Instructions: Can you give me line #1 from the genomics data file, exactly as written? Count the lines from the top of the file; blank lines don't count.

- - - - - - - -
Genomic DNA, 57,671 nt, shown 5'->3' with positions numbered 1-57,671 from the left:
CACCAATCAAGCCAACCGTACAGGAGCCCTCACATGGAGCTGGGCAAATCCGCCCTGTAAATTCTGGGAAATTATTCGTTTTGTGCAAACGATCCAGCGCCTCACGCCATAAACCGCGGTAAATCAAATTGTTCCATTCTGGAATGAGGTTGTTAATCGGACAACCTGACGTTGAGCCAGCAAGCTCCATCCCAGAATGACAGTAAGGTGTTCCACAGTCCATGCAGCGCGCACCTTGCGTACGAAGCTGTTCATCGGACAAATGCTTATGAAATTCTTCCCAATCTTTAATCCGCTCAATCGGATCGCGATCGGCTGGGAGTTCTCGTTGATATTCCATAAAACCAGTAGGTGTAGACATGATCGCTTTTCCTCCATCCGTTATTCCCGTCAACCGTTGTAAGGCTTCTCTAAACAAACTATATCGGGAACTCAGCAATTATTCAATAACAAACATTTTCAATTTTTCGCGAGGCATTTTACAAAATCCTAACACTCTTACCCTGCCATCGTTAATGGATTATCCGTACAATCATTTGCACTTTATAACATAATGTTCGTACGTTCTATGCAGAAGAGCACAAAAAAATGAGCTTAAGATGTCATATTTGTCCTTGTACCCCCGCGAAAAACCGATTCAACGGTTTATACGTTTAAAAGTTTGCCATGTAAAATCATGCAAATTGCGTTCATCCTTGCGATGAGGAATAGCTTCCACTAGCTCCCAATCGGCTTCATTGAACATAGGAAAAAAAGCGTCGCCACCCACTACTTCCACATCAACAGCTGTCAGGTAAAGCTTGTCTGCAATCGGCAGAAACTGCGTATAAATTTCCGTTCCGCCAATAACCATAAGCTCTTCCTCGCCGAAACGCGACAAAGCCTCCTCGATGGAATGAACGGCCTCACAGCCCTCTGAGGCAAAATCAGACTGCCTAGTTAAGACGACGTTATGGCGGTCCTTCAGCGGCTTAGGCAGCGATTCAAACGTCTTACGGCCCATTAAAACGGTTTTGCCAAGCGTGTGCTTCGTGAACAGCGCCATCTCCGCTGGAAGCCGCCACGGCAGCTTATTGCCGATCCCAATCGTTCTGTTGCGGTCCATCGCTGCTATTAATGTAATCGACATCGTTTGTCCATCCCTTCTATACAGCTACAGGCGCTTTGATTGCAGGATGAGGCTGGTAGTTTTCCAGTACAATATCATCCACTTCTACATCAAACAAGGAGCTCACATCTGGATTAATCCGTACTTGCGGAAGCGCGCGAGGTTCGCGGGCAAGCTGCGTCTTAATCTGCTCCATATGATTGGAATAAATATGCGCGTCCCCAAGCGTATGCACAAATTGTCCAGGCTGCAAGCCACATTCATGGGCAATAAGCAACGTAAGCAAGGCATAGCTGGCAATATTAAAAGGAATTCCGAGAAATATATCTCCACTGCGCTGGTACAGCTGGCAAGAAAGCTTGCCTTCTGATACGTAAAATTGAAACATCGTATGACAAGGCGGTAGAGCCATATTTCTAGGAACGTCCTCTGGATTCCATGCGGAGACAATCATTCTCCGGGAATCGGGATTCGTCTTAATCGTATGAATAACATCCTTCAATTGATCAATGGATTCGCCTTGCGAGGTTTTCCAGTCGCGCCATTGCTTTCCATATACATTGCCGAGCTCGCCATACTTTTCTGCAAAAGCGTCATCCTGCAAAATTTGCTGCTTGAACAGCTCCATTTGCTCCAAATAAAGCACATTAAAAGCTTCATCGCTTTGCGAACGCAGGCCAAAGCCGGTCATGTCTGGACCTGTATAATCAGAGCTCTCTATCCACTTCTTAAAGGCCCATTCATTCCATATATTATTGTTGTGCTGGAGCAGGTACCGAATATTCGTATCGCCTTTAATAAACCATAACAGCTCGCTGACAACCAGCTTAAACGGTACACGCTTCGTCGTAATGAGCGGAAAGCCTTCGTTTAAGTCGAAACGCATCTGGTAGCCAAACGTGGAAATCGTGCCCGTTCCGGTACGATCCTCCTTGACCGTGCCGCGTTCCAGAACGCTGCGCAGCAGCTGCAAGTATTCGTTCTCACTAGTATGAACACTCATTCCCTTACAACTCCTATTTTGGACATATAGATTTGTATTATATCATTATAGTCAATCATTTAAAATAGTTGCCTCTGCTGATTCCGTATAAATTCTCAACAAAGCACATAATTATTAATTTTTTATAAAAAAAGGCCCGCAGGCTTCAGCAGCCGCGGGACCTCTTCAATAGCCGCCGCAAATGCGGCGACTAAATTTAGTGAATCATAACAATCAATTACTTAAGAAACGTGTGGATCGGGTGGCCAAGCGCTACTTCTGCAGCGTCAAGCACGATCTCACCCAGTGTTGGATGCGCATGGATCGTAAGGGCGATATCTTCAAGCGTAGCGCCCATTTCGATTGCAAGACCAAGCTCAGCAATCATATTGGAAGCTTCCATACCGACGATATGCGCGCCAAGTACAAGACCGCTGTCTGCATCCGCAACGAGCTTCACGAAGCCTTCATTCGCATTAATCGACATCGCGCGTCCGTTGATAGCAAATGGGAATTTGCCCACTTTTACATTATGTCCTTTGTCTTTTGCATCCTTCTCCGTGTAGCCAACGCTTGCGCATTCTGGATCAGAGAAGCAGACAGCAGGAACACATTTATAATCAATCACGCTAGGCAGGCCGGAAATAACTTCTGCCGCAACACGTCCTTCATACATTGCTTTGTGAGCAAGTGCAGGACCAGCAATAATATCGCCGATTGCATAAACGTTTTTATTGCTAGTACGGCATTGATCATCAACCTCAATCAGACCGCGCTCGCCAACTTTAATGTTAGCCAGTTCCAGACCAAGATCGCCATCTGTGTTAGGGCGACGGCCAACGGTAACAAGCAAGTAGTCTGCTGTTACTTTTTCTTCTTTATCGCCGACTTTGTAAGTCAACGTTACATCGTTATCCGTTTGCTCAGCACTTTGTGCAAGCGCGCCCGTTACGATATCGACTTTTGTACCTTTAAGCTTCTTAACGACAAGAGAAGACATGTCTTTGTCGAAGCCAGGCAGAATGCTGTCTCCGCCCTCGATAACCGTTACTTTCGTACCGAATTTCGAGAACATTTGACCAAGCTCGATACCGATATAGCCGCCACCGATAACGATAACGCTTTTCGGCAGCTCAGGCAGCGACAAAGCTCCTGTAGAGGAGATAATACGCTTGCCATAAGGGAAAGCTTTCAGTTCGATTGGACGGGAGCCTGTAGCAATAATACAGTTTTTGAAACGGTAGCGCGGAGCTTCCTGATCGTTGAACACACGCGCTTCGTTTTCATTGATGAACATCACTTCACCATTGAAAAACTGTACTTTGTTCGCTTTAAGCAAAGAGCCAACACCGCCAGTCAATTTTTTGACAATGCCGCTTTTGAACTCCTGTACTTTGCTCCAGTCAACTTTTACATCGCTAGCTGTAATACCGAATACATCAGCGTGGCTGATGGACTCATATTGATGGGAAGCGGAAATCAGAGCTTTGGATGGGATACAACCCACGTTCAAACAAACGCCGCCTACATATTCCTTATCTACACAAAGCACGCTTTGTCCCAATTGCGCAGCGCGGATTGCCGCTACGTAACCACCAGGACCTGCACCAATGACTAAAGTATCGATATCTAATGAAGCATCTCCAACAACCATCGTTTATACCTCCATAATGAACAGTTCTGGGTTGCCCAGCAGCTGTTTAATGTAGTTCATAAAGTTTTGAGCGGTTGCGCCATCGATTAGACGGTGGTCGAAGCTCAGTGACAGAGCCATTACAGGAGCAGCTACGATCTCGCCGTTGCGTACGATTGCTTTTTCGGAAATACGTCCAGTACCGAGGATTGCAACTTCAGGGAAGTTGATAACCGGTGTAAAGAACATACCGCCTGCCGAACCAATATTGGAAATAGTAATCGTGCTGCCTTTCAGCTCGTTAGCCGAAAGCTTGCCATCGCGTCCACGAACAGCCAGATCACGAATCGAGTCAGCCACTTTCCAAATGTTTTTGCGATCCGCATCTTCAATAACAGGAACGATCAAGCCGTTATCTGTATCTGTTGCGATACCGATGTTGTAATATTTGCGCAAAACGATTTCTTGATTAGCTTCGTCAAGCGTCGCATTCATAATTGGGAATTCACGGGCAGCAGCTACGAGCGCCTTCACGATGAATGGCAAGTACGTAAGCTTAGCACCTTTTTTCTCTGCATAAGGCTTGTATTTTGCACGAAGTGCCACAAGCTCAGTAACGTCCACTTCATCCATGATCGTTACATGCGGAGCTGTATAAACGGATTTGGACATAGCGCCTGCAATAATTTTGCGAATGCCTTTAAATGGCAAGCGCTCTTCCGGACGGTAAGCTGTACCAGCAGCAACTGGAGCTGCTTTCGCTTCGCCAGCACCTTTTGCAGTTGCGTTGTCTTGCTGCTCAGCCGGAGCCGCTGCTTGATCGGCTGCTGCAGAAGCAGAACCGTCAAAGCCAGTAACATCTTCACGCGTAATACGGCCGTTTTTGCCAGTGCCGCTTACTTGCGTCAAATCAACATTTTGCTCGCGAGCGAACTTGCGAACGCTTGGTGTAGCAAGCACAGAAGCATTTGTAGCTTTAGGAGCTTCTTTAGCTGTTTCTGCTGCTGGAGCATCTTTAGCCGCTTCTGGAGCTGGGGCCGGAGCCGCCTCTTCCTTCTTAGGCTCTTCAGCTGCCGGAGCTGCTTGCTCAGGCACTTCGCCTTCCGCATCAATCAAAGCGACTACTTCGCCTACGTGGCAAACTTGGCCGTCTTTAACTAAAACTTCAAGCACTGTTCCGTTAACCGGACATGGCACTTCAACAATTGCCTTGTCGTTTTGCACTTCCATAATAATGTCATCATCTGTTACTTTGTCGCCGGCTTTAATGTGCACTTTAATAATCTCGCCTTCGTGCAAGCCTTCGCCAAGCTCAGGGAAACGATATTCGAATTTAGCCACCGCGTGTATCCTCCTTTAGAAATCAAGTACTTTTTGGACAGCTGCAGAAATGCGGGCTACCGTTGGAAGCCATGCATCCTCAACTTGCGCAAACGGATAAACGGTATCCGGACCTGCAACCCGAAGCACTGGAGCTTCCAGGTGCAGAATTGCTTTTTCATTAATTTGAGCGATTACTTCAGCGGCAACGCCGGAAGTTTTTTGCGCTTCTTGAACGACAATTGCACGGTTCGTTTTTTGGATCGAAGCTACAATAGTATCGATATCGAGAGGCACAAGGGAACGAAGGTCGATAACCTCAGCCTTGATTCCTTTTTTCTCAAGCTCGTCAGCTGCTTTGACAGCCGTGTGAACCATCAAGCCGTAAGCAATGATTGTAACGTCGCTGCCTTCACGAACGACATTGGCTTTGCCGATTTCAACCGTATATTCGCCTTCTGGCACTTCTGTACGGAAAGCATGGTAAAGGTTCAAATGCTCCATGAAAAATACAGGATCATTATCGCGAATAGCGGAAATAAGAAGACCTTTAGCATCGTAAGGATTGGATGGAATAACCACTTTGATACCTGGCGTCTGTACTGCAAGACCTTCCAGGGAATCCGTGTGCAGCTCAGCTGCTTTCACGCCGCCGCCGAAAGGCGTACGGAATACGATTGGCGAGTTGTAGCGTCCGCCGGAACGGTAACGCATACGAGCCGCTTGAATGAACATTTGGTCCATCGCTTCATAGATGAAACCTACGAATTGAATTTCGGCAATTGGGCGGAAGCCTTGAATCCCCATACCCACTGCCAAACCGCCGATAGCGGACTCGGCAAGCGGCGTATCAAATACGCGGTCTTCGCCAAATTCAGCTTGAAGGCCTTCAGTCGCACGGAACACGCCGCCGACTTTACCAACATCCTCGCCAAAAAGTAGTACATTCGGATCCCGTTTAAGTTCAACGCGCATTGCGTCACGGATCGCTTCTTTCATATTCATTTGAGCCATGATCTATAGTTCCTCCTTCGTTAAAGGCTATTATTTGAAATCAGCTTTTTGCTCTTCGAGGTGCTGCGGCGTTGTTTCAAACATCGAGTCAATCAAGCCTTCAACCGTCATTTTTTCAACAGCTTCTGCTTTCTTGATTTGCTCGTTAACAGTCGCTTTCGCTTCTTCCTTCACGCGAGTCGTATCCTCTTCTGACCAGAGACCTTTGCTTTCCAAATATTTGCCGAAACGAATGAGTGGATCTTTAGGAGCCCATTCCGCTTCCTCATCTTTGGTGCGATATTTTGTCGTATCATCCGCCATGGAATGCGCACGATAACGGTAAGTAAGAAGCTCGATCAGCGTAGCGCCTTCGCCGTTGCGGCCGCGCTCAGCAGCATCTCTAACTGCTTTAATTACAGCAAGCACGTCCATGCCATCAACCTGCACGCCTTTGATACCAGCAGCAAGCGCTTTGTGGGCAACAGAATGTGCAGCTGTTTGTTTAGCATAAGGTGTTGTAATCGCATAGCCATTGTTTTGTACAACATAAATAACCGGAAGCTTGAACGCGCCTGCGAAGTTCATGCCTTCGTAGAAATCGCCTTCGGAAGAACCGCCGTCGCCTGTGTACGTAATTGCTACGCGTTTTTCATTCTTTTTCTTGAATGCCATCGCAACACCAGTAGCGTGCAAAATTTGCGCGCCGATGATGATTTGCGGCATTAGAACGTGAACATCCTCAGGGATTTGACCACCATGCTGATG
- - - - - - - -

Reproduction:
Genomic DNA, 57,671 nt, shown 5'->3' with positions numbered 1-57,671 from the left: